Actually, It's Not OK To Grab My Ass Just Because You're Gay

"Honey, I like boys," he told me. "It's a compliment, don't worry about it."
Publish date:
March 18, 2013
homosexuality, assault, groping

A few months ago, I moved cross-country from NYC to Los Angeles. My first weekend in LA, I was sexually assaulted. The person who assaulted me identifies as a gay male.

I was out at a dance party with my partner and a friend. The theme: Michael Jackson mashups. Amazing music, flashing lights, disco balls, and confetti. I was right up in front near the DJ booth dancing all night, non-stop. I don't stop 'til I get enough, and usually that means 'til the lights come up at closing time. According to the dude dancing next to me and his gleeful proclamation that he had one hour left to cruise for beautiful menfolk, it was about 1 AM, so my partner and my friend went to go grab one last drink from the bar and close out their tabs.

As I was groovin' to a particularly fierce MJ-Adele-Nirvana mash-up, I felt someone grab a large handful of ass. I figured this was my partner signaling to me that he had gotten back from the bar, so I grinned and turned around to give him a little loving.

Except, when I turned around, he wasn't there.

Puzzled, I glanced around. I couldn't see him or my friend anywhere in the crowd. Awesome, I thought, I just got groped by some creeper. Disturbed though I was, I decided to shake it off and keep getting my dance thing on.

And then, I felt it again. The hand, caressing my left buttcheek.

This time, perhaps because of my heightened Spidey senses due to the initial gropage, I was able to discern that the groping had come from the left side of me. I glanced over and I noticed that same guy, the one who had been so excited for his last hour of cruising for mens, grinning at me.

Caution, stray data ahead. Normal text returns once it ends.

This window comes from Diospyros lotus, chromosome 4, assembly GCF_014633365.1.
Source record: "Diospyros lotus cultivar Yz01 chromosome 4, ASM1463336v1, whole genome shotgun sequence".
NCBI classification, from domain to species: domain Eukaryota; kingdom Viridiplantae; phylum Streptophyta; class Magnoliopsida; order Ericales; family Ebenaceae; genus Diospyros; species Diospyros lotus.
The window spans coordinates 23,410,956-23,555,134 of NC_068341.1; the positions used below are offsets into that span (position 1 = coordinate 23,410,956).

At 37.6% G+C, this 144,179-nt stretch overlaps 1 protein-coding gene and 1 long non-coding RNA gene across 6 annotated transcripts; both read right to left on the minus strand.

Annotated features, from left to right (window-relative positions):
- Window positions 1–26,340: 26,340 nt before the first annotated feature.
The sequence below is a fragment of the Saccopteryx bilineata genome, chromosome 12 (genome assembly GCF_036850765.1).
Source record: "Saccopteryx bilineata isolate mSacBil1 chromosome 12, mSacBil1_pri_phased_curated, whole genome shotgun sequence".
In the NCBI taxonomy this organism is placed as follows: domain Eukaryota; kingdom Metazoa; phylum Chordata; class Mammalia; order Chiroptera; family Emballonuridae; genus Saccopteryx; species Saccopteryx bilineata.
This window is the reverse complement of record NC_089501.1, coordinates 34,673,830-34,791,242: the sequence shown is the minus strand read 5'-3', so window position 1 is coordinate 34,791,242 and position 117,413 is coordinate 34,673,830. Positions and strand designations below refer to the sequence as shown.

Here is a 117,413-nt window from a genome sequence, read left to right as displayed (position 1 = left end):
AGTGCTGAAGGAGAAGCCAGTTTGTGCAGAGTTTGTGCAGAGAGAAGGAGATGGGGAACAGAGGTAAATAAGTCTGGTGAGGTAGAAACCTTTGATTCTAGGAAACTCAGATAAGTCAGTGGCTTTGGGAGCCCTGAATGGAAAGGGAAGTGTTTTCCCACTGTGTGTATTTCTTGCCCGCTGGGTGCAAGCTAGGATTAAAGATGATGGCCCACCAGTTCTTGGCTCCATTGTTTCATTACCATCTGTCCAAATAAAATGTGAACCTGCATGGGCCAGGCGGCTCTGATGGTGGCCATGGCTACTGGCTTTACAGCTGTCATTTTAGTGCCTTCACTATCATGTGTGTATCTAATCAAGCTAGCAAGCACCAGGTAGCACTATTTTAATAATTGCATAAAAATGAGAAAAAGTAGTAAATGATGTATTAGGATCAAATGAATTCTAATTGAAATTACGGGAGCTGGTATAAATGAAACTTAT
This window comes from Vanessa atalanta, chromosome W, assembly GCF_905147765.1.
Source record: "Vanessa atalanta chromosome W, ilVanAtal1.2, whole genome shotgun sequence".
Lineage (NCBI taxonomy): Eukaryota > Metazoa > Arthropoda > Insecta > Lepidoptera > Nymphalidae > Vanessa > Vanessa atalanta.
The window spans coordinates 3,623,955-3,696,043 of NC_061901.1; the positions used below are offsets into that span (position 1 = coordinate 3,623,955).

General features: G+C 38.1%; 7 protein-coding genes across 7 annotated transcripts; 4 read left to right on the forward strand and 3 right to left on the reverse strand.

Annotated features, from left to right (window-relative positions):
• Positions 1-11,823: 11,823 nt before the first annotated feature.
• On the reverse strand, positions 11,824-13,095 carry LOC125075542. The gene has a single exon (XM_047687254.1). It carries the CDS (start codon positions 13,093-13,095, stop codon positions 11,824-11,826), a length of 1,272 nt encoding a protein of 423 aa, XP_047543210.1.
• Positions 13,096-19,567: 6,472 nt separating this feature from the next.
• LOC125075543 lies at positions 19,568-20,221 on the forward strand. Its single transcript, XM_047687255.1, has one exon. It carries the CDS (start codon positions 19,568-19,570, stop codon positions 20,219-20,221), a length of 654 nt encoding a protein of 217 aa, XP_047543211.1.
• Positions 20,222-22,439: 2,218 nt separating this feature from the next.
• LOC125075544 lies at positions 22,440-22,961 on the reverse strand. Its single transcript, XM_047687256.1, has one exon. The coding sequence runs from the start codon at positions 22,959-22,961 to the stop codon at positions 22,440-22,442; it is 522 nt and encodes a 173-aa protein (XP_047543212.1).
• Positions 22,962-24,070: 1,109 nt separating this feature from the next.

Bewildered, I asked him if he had just grabbed my ass. He nodded and giggled, saying that he couldn't help it because my ass just felt so good.

What. The. Actual. Fuck.

I told him thanks but no thanks. He smiled and shrugged and went back to dancing with his two lady friends.

Again, I shook it off and kept dancing, praising myself for having the strength to stand up to a person who thought it was okay to touch me just because I have a nice bootay.

A few minutes later, I felt a hand on my ass again.

I chose to ignore it, to keep dancing. I looked around frantically for my posse.

Another few minutes later, I felt another brush of a hand against my ass, this time just beneath my left buttcheek.

I glanced at the guy and he returned my glance with an impish grin and a mock hands to cheeks "oops" face.